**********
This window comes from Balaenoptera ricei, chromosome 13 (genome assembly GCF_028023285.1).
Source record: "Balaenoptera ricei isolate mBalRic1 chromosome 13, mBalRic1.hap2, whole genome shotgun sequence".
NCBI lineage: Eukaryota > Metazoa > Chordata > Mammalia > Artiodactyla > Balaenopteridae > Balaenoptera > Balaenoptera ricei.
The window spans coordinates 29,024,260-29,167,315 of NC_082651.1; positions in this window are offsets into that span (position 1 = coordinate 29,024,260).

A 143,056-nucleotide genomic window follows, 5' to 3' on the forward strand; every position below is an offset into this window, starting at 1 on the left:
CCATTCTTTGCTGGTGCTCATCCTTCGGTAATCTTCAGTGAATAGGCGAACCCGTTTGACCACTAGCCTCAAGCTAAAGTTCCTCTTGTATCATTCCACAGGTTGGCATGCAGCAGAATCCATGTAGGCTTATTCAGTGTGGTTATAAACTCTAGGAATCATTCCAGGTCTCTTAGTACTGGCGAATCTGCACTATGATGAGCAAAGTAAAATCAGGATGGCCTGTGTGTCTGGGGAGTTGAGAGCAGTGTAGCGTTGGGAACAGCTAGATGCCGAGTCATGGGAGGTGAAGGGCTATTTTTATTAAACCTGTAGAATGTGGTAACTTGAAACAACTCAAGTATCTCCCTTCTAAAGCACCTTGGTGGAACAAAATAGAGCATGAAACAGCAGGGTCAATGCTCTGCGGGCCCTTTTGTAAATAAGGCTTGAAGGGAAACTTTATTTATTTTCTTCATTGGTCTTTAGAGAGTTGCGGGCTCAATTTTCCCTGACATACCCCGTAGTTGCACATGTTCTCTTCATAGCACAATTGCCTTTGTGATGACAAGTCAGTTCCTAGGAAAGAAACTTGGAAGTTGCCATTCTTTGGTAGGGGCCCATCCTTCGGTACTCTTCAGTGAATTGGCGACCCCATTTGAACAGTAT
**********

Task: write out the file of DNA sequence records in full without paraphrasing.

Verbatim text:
This window comes from Balaenoptera ricei, chromosome 13 (genome assembly GCF_028023285.1).
Source record: "Balaenoptera ricei isolate mBalRic1 chromosome 13, mBalRic1.hap2, whole genome shotgun sequence".
NCBI lineage: Eukaryota > Metazoa > Chordata > Mammalia > Artiodactyla > Balaenopteridae > Balaenoptera > Balaenoptera ricei.
The window spans coordinates 29,024,260-29,167,315 of NC_082651.1; positions in this window are offsets into that span (position 1 = coordinate 29,024,260).

A 143,056-nucleotide genomic window follows, 5' to 3' on the forward strand; every position below is an offset into this window, starting at 1 on the left:
CCATTCTTTGCTGGTGCTCATCCTTCGGTAATCTTCAGTGAATAGGCGAACCCGTTTGACCACTAGCCTCAAGCTAAAGTTCCTCTTGTATCATTCCACAGGTTGGCATGCAGCAGAATCCATGTAGGCTTATTCAGTGTGGTTATAAACTCTAGGAATCATTCCAGGTCTCTTAGTACTGGCGAATCTGCACTATGATGAGCAAAGTAAAATCAGGATGGCCTGTGTGTCTGGGGAGTTGAGAGCAGTGTAGCGTTGGGAACAGCTAGATGCCGAGTCATGGGAGGTGAAGGGCTATTTTTATTAAACCTGTAGAATGTGGTAACTTGAAACAACTCAAGTATCTCCCTTCTAAAGCACCTTGGTGGAACAAAATAGAGCATGAAACAGCAGGGTCAATGCTCTGCGGGCCCTTTTGTAAATAAGGCTTGAAGGGAAACTTTATTTATTTTCTTCATTGGTCTTTAGAGAGTTGCGGGCTCAATTTTCCCTGACATACCCCGTAGTTGCACATGTTCTCTTCATAGCACAATTGCCTTTGTGATGACAAGTCAGTTCCTAGGAAAGAAACTTGGAAGTTGCCATTCTTTGGTAGGGGCCCATCCTTCGGTACTCTTCAGTGAATTGGCGACCCCATTTGAACAGTAT